When we say corsets, what do you think of? For most, it’s a Victorian lady, in her flowing skirts and elaborate headwear, with a cinched-in waist that borders on torture. But while they may have looked a little tight, the corset was the signature of Victorian fashion, and you would rarely see a woman without one. As women became more liberated and fashions changed, the restrictive corset started to fade from view, replaced by more comfortable undergarments.
But thanks to fashion icons like the Kardashian’s, the humble corset is seeing a massive comeback in the fashion industry.
The Victorian Must-Have
As it’s heart, a corset is a garment designed to change the shape of the wearer’s body. Over the centuries, both men and women have worn them to slim down fuller figures, create curves or tailor a perfectly cinched-in waist – depending on what the fashion at the time was. It first started gaining mainstream appeal in the sixteenth century, but didn’t really explode into popularity until the Victorian era. Here, it was used to support the breasts (since bras didn’t exist yet) and narrow the waist. This is also the first time it was called a ‘corset’ (going by colloquial names until then).
Queen Victoria was a fan of the corset, and as the trend-setter of the time, all women quickly followed. This variety of corset started at the breastbone, narrowed at the waist and flared out at the hips, and is what most of us think of when we hear the word ‘corset’. They were traditionally tight-laced and made with either whalebone or spiral steel stays to maintain their shape. But as time progressed, steel was needed more and more, and coupled with the medical implications of such a tight, confining garment (including the damage to internal organs, reduced fertility and weakening of the bones), the image of the corset changed and eventually it fell out of style completely.
The Modern Twist
Now, the corset is back, and it’s here to stay. Like anything in fashion, corset popularity seems to be on a cycle, and it’s now more popular than ever. This is in no small part thanks to the power of social media, and the popularity of the hourglass figure. In fact, the revival of the corset can be attributed to the fame and influence of one family only – the Kardashians – and Kim K in particular.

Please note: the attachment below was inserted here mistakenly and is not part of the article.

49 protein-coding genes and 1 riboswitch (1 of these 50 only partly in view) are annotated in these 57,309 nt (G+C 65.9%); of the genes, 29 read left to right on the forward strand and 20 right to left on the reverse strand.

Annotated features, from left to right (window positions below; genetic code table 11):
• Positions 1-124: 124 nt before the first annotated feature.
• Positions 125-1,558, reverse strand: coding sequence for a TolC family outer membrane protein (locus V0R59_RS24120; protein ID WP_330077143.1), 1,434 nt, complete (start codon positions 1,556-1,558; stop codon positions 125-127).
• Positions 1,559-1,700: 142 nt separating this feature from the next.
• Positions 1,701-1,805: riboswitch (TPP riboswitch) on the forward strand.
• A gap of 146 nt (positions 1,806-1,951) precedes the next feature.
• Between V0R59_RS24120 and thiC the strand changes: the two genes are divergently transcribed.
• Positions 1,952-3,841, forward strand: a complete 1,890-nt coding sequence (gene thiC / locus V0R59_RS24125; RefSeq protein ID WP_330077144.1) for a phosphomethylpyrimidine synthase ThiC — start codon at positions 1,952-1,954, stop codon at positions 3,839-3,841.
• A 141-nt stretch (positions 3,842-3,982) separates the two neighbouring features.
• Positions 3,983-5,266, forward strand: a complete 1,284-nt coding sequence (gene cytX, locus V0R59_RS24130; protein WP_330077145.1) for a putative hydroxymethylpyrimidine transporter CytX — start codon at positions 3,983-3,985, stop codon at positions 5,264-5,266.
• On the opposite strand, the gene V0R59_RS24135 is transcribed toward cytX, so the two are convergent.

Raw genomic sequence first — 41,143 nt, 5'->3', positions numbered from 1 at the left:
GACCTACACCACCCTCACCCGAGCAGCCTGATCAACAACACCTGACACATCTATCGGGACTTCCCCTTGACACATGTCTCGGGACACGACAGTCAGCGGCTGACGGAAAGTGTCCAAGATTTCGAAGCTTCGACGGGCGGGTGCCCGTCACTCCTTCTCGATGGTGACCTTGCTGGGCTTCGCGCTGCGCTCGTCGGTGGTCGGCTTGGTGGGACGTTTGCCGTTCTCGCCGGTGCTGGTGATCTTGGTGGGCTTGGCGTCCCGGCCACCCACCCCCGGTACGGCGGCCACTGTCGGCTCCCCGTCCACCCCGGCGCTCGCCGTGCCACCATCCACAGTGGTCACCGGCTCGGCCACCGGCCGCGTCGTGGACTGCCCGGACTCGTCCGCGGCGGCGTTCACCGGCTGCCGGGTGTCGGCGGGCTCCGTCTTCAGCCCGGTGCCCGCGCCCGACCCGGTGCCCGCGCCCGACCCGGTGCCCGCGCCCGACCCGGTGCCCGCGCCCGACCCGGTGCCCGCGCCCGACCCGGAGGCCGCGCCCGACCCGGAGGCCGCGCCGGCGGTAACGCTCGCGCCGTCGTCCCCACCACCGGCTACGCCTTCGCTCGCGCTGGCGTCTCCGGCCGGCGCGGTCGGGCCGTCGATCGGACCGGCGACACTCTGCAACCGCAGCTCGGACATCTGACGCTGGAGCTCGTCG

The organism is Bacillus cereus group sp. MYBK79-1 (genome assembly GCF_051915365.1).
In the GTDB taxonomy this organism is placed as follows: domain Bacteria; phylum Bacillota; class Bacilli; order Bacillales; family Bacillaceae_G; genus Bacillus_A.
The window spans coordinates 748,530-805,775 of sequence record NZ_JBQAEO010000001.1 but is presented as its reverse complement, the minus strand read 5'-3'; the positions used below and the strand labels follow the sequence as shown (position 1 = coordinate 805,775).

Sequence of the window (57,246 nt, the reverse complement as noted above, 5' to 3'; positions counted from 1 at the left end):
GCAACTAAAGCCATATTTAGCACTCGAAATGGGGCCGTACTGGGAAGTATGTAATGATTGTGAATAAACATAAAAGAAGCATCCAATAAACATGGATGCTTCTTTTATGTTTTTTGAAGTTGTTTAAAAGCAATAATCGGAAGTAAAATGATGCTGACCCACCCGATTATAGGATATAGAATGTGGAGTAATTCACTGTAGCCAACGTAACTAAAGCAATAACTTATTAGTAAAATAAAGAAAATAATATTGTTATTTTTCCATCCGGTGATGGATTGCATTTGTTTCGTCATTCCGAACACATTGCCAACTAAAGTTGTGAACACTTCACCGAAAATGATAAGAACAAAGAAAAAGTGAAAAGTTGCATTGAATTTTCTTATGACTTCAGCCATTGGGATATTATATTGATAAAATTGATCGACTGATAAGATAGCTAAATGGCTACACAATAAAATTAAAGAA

But there’s a difference. The new corset revival isn’t the same as the whalebone, satin and cambric corsets of old. Instead, the new Kardashian era corset has had a makeover, and is known as the ‘waist trainer’. Instead of a full body corset that requires 2 people to lace up, the modern corset is more supple and tends to be the ‘under bust’ variety, focussing on slimming down the waist and creating this ’hourglass’ figure. You can have it visible, as a fashion statement, or you can wear a firm shapewear version under your clothing to ‘train your waist’ and help you slim down over time.
Both of these styles have their advantages, and it all depends on your preference really. But what is consistent is that people are finding corsets make them feel more confident, feminine and powerful. Modern corsets and waist trainers have been designed to offer support and shape the waist, but still be wearable and comfortable for the modern women on the go. So no more whalebones and immovable steel. Instead, more pliable metal struts or even no boning at all are what sets these modern corsets apart.
More than anything, the modern corset is less about creating that ideal hourglass no matter what the cost, and instead focusses on blending shapewear with fashion to create something truly iconic. Over the last 2-3 years we’ve seen corsets on catwalks around the world, and now they’re appearing in shops and on celebrity influencers too. So it’s not a question of if the corset has come back into fashion, but more which style would you go for? At Elle Courbee we love a good corset. You can find our range of modern waist trainers and corsets here – we stock both underwear and outer corsets, so you can feel curvaceous, confident and fashionable. For more info, just get in touch with us.